By Robert Mann

Having lost the popular vote in five of the last six presidential elections, some Republican leaders in Congress have finally decided to tack a different course this week by throwing their support behind major immigration reform.

To put it another way, they’ve discovered that attacking large swaths of the American public as lazy moochers is not the best way to win back the White House.

As Louisiana Gov. Bobby Jindal famously told Republican leaders in Charlotte last week, “We must compete for every single vote. The 47 percent and the 53 percent. And any other combination of numbers that adds up to 100 percent.”

In a bit of unintended humor (isn’t that the only way Jindal is ever funny?), the Republican governor also asserted, “President Barack Obama and the Democrats can continue trying to divide America into groups of warring communities with competing interests, but we will have none of it. We are going after every vote as we work to unite all Americans.”

Now, should the GOP adopt this philosophy that would be a major change. But don’t be surprised if many party regulars ignore Jindal and continue to attack the poor, immigrants and minorities.

Truth is, it’s still the way that too many Republican members of Congress win elections. Perhaps attacking the poor no longer works in presidential races, but it’s still a very effective strategy in some local and state politics in many places around the country.

Even in Jindal’s Louisiana, the governor is busy ignoring his own advice with a shocking proposal to abolish the state income tax (a massive boon to wealthy and middle-income taxpayers) and replace it with a large sales tax increase (a massive burden on poor and retired taxpayers).

But at least give Jindal some credit for demanding an end to what he calls “identity politics.”

What does that mean?  In his speech, Jindal didn’t say, because, I assume, he knows that his audience understood exactly what he means. That statement appears to be significant dog whistle that says to many social conservatives, “Don’t worry. We’re going to talk to the poor and immigrants in more soothing tones, but our actual policies won’t change much – so it won’t cost you any more or inconvenience you in any way.”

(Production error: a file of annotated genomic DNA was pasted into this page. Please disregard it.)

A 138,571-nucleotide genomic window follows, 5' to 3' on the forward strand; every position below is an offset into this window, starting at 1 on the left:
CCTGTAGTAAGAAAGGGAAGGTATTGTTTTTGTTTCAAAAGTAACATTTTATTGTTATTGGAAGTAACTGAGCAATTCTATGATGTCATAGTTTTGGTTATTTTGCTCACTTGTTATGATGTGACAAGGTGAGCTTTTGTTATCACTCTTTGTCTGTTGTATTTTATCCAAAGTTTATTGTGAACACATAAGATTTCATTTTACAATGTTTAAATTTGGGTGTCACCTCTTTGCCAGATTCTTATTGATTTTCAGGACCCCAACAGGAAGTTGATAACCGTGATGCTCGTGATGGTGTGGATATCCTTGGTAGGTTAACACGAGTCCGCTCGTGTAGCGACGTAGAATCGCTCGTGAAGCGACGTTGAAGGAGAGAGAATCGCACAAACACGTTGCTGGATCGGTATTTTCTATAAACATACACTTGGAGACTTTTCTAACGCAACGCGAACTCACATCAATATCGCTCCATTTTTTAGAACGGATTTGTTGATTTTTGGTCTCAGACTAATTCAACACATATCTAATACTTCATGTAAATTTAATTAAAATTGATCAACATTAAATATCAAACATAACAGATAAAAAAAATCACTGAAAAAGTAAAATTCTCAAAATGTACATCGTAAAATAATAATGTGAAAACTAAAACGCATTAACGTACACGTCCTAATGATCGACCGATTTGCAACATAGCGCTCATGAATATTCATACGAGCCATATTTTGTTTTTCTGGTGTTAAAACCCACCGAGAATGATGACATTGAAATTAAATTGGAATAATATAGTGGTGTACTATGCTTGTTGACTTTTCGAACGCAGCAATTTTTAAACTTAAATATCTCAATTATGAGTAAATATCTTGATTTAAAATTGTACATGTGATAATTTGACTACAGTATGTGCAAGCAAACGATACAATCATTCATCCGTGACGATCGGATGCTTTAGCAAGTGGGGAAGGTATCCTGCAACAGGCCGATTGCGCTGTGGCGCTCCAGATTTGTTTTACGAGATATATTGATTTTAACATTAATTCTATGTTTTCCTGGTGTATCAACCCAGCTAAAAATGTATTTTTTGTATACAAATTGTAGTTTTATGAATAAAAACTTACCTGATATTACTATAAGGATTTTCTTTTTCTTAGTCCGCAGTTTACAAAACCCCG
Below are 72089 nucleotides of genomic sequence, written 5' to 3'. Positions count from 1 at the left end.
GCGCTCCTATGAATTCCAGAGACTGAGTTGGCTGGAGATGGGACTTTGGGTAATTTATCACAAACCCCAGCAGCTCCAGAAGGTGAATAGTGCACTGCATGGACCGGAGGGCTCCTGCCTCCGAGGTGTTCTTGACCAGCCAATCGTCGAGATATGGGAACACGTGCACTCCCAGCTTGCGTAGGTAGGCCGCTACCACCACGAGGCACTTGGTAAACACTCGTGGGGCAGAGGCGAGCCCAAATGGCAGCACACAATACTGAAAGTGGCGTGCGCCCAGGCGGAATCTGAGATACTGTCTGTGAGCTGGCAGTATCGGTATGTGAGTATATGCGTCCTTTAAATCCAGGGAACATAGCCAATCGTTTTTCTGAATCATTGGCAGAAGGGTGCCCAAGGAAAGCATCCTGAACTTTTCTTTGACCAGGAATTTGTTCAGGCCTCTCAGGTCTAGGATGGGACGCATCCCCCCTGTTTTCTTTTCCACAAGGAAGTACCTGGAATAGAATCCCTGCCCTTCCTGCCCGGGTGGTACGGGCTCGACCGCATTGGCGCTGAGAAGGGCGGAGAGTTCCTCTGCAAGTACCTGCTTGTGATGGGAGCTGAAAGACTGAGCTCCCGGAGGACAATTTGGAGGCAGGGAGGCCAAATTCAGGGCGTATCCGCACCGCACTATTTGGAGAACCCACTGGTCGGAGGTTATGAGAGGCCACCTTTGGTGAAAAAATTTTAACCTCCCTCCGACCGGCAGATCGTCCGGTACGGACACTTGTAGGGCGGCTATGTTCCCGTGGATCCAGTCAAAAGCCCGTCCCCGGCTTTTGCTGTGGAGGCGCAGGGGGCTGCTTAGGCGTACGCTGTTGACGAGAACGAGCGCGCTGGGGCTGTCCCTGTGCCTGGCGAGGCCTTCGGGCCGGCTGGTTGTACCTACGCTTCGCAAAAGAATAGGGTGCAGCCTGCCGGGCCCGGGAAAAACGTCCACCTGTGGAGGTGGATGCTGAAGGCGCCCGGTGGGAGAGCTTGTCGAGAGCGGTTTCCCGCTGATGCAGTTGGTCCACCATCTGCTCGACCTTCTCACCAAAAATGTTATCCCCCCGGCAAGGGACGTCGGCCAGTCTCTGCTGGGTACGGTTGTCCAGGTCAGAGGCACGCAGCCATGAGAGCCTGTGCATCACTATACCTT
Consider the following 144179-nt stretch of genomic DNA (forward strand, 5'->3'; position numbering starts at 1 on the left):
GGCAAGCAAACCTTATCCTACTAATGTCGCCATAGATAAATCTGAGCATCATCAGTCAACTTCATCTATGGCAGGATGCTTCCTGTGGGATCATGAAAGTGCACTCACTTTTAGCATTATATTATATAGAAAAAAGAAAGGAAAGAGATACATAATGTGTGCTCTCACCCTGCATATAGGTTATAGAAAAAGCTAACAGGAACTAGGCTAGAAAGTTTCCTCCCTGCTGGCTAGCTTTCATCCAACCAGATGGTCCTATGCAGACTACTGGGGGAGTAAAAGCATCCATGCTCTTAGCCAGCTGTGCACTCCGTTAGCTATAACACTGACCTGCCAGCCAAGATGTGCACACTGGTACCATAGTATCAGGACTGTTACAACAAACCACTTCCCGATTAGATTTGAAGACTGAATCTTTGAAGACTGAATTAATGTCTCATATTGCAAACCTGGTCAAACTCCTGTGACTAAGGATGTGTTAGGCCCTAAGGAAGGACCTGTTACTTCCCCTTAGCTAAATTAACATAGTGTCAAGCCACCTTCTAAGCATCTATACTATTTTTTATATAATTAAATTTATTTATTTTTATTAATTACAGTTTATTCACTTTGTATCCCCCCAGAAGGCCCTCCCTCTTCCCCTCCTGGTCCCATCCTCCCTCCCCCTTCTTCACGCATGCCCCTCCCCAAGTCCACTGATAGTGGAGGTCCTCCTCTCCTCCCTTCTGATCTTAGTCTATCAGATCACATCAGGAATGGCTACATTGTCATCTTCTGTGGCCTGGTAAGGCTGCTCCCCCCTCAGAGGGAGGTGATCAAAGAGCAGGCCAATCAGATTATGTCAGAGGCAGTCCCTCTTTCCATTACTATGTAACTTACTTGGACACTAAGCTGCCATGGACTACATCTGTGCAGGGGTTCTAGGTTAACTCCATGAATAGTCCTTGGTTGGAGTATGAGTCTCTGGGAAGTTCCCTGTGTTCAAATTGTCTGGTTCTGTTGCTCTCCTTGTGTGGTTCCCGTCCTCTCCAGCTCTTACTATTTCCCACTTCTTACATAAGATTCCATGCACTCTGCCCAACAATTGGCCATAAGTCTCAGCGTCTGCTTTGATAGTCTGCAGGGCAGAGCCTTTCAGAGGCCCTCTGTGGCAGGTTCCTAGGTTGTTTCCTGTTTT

And the soothing tones? Those were in Jindal’s very next breath:  “The old notion that ours should be a colorblind society is the right one, and we should pursue that with vigor. Identity politics is corrosive to the great American melting pot and we reject it. We must reject the notion that demography is destiny, the pathetic and simplistic notion that skin pigmentation dictates voter behavior. We must treat all people as individuals rather than as members of special interest groups. The first step in getting the voters to like you is to demonstrate that you like them.”

Then, Jindal uttered the most-quoted line of his speech: “We must stop being the stupid party.”

Well, pretty good advice if Jindal was actually talking about his party adopting some more progressive policies. But, in his speech at least, he didn’t actually suggest anything other than the soothing tones.

Meanwhile, back in Washington, some of Jindal’s congressional colleagues are joining with Democrats to propose some real immigration reform. For politicians, nothing quite focuses the mind more than losing 71 percent of a fast-growing demographic voting block to the other party.